SAN FRANCISCO (CBS SF) — Crews working at the closed Salesforce Transit Center in downtown San Francisco will temporarily close a portion of First Street Friday night in order to add support to the center above the street as a precautionary measure.COVID Sports: Proof Of Vaccination Or Negative Test Required To Attend U.S. Women's Open At Olympic Club
First Street between Howard and Mission streets will close at 9 p.m. over the next few days as crews work to reinforce the bus deck above. The stretch of street will reopen at 5 a.m. on each of the following days.
No cracks were found in steel beams above First Street but two cracks were found in steel beams on the bus deck above Fremont Street on Sept. 25, prompting the immediate closure of the transit center and Fremont Street.
Mark Zabaneh, executive director of the Transbay Joint Powers Authority said in a statement, “Because Fremont and First streets are similarly designed, to be prudent, we have decided to reinforce First Street as a proactive measure.
“We have inspected and are continuously monitoring First Street and have found no issues, but because of its similar design to Fremont Street, we think the most prudent course of action is to reinforce First Street as we repair and reinforce Fremont Street. This will help us reassure the public and make the building as safe, stable and secure as possible,” he said.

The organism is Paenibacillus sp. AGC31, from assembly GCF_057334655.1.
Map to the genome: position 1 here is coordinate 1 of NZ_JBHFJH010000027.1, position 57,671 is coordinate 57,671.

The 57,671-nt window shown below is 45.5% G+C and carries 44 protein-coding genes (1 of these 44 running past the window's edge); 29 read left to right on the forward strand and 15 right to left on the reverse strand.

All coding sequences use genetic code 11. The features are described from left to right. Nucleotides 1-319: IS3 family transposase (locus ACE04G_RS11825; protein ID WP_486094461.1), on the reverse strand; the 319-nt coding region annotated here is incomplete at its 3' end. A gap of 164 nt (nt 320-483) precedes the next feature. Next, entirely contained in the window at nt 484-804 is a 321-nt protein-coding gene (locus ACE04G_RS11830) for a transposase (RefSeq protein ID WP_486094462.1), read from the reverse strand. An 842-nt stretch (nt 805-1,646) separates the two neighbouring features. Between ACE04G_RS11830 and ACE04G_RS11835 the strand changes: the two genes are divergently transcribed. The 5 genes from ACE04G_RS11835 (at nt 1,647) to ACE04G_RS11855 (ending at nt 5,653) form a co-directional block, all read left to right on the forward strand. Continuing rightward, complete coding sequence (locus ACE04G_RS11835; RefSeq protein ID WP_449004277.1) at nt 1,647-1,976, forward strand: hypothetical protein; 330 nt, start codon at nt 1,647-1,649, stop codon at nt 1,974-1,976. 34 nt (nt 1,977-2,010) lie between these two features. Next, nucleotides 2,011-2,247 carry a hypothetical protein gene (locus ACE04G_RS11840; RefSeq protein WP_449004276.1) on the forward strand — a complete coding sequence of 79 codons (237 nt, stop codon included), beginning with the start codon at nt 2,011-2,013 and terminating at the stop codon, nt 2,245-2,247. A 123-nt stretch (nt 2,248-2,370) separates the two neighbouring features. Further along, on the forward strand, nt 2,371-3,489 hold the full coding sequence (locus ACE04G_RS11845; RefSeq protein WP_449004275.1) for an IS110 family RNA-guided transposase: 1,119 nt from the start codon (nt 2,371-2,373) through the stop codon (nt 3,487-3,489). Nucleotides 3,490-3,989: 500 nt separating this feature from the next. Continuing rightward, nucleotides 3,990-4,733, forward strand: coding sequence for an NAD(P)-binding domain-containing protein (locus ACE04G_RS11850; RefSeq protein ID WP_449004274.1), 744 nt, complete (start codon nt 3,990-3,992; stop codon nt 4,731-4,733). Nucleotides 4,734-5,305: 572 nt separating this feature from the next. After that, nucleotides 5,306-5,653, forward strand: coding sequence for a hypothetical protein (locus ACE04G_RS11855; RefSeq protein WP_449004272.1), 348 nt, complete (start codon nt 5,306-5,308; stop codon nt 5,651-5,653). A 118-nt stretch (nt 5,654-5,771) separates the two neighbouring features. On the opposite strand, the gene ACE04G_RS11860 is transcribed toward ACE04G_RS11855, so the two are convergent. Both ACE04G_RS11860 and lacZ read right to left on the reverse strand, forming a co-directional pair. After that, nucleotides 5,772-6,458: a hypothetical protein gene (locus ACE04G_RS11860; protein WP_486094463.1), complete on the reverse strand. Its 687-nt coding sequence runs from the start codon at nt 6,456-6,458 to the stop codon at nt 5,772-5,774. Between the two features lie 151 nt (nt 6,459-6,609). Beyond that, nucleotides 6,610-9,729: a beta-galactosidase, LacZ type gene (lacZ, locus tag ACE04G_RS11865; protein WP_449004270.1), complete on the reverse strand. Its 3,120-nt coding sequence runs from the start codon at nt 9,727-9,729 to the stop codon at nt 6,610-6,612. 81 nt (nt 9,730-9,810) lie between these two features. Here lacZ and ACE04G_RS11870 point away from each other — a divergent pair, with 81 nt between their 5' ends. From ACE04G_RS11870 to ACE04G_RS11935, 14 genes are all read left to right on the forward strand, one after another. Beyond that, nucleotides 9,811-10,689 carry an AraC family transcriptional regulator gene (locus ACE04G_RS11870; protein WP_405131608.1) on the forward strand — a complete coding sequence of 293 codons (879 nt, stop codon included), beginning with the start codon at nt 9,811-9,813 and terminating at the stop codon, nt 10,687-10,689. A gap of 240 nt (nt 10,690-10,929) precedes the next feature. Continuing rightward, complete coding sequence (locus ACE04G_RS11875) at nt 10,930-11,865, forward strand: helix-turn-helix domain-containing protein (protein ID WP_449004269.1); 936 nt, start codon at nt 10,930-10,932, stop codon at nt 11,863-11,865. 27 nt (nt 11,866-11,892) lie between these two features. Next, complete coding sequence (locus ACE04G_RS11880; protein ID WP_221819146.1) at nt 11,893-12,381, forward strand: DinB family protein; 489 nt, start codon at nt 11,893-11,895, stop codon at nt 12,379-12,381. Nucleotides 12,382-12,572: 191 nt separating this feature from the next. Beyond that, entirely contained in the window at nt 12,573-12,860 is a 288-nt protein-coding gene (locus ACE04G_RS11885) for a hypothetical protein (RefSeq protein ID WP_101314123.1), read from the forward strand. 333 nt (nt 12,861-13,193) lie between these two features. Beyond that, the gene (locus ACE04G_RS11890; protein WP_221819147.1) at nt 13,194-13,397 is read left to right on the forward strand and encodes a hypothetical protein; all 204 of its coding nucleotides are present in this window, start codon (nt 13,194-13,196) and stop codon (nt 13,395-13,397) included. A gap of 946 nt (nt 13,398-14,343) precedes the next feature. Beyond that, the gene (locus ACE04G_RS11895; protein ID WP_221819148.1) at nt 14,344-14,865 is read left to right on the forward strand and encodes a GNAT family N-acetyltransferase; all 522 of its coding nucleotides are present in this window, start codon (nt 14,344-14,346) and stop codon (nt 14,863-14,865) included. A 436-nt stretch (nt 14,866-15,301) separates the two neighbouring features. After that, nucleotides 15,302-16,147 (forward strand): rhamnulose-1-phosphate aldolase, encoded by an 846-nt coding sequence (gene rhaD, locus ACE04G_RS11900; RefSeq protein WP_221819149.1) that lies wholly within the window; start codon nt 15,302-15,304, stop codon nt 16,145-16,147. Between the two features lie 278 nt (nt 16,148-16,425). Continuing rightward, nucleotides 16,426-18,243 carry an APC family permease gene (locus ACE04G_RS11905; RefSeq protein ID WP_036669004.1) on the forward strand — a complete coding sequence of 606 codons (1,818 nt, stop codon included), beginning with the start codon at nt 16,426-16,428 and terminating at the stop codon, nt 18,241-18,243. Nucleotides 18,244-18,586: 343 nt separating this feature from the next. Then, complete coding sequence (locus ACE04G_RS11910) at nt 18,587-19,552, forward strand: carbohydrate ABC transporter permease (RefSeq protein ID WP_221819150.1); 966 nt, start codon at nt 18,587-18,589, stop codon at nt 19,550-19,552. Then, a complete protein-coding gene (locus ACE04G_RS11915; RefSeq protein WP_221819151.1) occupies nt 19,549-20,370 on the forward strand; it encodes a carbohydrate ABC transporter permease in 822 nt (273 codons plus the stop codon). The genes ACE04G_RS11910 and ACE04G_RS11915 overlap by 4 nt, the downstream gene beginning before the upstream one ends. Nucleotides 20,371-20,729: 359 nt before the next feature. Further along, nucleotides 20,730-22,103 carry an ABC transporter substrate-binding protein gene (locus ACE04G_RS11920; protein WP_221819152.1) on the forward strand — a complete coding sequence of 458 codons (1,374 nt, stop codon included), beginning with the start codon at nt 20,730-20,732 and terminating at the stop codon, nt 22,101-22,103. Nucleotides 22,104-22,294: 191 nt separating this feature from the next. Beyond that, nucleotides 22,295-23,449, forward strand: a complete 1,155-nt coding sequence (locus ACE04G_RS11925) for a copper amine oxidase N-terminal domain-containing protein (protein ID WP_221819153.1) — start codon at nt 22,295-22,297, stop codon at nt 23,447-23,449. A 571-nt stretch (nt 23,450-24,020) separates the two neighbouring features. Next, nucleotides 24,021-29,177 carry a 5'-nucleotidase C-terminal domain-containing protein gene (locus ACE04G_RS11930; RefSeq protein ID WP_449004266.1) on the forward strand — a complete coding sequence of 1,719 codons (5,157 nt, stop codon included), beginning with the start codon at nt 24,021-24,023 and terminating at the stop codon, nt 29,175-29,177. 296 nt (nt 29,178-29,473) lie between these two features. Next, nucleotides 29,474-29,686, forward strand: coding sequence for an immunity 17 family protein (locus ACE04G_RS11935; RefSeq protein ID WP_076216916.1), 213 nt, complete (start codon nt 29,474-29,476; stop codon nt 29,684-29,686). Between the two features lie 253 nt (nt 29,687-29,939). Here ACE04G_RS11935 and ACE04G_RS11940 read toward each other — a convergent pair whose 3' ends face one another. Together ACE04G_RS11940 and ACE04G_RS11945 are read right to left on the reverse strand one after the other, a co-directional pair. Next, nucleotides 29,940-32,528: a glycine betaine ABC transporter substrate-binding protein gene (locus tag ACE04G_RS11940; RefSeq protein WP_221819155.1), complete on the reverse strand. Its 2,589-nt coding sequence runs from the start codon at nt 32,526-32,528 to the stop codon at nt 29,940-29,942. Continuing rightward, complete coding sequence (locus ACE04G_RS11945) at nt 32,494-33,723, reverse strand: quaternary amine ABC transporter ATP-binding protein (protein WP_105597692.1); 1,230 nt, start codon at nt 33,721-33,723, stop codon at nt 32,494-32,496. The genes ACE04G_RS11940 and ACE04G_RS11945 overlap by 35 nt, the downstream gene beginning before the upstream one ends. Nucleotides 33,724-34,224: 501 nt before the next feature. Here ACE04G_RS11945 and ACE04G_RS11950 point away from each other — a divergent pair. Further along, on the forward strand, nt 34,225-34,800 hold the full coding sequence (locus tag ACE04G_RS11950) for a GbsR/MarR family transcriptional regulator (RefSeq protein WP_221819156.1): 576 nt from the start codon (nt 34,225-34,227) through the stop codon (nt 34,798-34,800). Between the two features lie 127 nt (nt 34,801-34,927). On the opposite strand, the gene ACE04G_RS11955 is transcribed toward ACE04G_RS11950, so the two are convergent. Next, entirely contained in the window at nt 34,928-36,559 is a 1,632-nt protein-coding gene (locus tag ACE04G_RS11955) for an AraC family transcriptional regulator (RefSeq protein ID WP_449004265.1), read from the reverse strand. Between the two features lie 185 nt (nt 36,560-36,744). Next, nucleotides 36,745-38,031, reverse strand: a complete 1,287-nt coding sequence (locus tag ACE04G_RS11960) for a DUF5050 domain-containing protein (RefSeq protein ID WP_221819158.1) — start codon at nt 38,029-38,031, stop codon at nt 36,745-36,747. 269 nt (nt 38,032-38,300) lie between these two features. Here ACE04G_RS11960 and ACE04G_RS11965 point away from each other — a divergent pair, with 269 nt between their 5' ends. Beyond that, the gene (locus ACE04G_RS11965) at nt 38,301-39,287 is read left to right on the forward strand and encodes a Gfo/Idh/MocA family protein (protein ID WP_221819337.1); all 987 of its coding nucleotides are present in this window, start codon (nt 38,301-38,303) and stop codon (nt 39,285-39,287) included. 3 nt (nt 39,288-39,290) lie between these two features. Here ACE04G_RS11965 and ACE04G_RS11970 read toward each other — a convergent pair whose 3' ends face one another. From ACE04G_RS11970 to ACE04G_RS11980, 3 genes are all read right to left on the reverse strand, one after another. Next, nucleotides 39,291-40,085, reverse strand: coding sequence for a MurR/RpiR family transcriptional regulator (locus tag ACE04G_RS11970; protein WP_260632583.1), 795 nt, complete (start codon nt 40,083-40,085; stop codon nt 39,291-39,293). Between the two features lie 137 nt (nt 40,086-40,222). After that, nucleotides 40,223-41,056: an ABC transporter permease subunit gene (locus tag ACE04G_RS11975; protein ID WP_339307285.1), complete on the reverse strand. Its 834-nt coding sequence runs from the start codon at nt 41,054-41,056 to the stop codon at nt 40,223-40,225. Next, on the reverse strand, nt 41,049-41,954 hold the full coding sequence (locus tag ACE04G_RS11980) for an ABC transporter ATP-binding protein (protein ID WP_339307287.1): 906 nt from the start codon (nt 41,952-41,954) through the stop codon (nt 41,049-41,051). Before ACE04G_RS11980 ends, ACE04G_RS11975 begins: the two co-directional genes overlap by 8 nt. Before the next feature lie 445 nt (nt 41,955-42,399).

Crews have already begun shoring up the transit center above Fremont Street in order to help take the load off of the cracked beams.READ MORE: San Leandro Children Ages 11-14 Arrested In Carjacking, Armed Robberies
Fremont Street is set to reopen to traffic by Oct. 12, in time for the morning commute, TJPA officials confirmed Friday.
Once the shoring system is completely installed, engineers with contractor Webcor/Obayashi and structural engineering firm Thornton Tomasetti will take samples of the steel to determine what caused the cracks. The sampling and testing could take two weeks, with engineers determining a cause possibly by early November.
Once a cause is found, then engineers can begin working on permanent repairs.
Earlier this week, Zabaneh said that once engineers begin repairs, reopening the transit center’s fourth-story park while the rest of the center remains closed to the public is a possibility.
The $2.2 billion transit center opened in August and served as a regional bus depot, with future plans to connect it to Caltrain and the state’s high-speed rail line.
Buses are now operating from the Temporary Transbay Terminal at Howard and Main streets in San Francisco, where they operated from before the transit center opened.MORE NEWS: Stimulus Check Update: Will You Get A Fourth Relief Payment?
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